When Tottenham reached the Champions League final in 2019, there was a sense of optimism around the side that hadn’t been present for a long, long time.
With arguably one of the best strikers in the world at their disposal along with a shiny new stadium, things looked to be in place for Mauricio Pochettino to remain at the Spurs helm for years to come.
Football is a very fickle game though.
After a disappointing start to this campaign, with his side sitting 14th in the table, the Argentinian was sacked after five years in charge of the club.
At the time, Daniel Levy released a statement saying the club had been reluctant to part ways – that decision may have implications much larger than just this season though.
Bringing Mourinho in felt like the opposite end of the spectrum in terms of personalities. Whilst it felt like Poch was planning long-term, few would argue against Jose being very much a short-term solution and a quick-fix.
Only opting for a quick-fix in the Premier League is an extremely naive tactic.
Let’s not take anything away from the Portuguese manager, he’s a born winner and deserves a place in the greatest of all time conversation. So far though, the decision has hardly paid off for Levy.
At the time of writing, Tottenham sit eighth in the league, out of the FA Cup and on the surface, seem to have lost direction rather than gained it.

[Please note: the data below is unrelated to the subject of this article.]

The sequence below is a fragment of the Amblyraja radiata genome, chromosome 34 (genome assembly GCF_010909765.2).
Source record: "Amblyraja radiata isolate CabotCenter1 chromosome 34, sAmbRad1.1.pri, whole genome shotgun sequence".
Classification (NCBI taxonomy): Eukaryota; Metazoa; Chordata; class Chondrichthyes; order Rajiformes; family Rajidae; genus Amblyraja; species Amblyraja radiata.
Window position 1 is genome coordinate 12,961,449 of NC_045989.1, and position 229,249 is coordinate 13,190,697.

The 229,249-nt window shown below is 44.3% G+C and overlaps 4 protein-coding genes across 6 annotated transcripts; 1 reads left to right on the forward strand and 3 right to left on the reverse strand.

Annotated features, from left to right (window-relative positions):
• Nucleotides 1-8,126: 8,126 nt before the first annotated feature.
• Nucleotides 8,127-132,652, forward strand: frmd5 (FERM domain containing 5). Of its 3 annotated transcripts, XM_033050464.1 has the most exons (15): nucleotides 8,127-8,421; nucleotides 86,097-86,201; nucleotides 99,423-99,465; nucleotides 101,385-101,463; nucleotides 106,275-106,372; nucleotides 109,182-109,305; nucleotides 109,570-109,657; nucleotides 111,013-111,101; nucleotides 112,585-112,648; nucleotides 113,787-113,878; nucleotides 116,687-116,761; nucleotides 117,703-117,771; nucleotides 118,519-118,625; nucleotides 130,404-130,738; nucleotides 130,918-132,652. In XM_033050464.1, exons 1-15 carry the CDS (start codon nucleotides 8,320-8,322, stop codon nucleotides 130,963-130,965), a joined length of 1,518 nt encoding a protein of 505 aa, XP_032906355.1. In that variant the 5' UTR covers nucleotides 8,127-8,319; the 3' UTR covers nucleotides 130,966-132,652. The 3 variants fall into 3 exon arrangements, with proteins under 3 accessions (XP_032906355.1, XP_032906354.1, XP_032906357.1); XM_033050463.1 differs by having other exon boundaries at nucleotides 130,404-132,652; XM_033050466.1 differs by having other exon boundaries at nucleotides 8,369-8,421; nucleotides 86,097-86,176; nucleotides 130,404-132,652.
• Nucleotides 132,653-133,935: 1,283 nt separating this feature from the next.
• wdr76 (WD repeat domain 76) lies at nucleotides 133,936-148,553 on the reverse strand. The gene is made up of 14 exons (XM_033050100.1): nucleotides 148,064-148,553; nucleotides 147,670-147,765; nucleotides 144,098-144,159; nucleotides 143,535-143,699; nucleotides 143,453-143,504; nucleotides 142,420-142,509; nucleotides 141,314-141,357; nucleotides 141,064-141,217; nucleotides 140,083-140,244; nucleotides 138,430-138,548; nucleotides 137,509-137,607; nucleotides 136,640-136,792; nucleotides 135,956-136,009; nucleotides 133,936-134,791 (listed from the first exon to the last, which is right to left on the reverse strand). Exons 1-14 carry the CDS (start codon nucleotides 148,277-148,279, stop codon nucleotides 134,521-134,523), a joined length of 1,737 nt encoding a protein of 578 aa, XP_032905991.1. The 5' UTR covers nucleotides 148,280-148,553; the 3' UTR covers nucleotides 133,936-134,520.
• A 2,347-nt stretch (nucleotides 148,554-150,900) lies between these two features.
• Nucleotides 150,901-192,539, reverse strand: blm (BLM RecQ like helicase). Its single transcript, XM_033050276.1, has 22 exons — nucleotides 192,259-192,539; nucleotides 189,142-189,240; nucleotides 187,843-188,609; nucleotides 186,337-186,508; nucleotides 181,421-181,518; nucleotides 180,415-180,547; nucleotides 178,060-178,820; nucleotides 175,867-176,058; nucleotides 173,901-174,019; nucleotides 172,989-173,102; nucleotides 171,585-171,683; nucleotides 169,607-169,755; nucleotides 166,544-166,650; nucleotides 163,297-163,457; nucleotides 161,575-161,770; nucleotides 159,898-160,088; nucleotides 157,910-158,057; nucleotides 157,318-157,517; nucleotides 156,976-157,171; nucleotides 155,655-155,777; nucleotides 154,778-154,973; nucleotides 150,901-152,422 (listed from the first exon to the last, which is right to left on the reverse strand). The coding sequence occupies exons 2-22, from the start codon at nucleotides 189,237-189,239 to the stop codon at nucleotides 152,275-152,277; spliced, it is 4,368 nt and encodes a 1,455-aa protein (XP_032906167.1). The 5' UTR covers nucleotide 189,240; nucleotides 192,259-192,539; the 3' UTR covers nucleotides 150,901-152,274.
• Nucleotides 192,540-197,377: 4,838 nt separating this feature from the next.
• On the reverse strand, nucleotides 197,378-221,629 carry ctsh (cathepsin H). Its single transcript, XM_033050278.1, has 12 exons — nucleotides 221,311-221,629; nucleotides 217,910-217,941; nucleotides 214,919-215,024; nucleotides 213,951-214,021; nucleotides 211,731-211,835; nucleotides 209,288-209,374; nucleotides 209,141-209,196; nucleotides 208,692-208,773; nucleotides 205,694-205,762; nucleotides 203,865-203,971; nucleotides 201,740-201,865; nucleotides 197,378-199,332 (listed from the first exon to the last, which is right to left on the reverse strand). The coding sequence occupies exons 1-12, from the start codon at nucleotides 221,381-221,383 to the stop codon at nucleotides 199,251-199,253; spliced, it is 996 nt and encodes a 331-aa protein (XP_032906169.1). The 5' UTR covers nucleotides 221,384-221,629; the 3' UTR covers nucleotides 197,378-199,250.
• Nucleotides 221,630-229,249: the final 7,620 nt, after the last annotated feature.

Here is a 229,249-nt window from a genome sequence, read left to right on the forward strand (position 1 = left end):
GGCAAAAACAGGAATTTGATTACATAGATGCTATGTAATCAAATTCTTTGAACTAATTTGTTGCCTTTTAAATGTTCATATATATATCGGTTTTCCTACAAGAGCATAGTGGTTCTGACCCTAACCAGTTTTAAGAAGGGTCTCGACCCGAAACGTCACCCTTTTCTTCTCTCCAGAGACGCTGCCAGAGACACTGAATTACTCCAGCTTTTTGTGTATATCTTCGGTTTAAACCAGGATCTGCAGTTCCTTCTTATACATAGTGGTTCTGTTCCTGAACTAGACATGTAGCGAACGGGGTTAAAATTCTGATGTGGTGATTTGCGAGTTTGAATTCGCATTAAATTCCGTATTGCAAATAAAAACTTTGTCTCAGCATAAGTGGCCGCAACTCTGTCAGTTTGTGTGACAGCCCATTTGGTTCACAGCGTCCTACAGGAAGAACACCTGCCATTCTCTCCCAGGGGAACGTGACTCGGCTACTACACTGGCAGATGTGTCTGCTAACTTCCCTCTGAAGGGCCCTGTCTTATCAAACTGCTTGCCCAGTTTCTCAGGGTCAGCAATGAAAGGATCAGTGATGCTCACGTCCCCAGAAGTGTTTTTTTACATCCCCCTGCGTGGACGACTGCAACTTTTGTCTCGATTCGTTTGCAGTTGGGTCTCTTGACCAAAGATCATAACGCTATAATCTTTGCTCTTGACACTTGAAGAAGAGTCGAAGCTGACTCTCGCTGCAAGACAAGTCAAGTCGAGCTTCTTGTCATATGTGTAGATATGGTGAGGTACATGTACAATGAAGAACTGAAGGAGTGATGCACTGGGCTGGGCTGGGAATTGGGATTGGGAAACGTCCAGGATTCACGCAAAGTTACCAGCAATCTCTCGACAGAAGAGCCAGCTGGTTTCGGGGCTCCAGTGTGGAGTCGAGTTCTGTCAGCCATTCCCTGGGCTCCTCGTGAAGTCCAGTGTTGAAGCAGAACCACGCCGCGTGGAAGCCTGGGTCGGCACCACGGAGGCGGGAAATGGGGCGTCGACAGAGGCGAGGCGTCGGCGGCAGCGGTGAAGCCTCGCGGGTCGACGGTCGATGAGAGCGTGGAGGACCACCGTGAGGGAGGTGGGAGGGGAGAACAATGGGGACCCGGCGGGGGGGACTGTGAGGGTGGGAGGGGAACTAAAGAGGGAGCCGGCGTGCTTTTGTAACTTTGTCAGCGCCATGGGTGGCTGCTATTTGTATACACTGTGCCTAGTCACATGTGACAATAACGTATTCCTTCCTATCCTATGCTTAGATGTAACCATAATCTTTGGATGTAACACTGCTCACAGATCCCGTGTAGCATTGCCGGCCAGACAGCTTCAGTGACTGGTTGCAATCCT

Injuries to key men obviously haven’t helped, Harry Kane and Son Heung-min would be a huge loss to any side – never mind one that relies so heavily on them. That reliance only highlights the looming reality that neither player is guaranteed to be there next year.
Both made no secret of their fond relationships with Poch – and with the pair being very much in the peek of their careers, any thoughts of forcing through a move wouldsurely have have been sped up by his departure.
The ex-Spurs manager is now being linked with a number of high-profile jobs, including Real Madrid and Manchester United, it’s hard to imagine he wouldn’t call on those relationships given the chance.
We’ve already seen the effect losing Kane and Son for a few months has had on the team – make that permanent and Tottenham could be in very big trouble.
Combine that with a number of other key names being at the wrong end of their careers, players like Toby Alderweireld and Jan Vertonghen who have been vital to anything positive the club has done over the last five years and things look even bleaker.
Obviously players ageing isn’t down to switching managers. Having a plan to fill those spots when they do though, certainly falls into that area. Historically speaking, solving that issue with young players isn’t Mourinho’s strong point and attracting any big names is going to be a tough task given the club’s current position.
With that being said, this summer is going to be an interesting, if not nerve-wracking period for Spurs fans. Investment is clearly needed already, big name departures will only make that investment even more complicated.
Featured image credit: Getty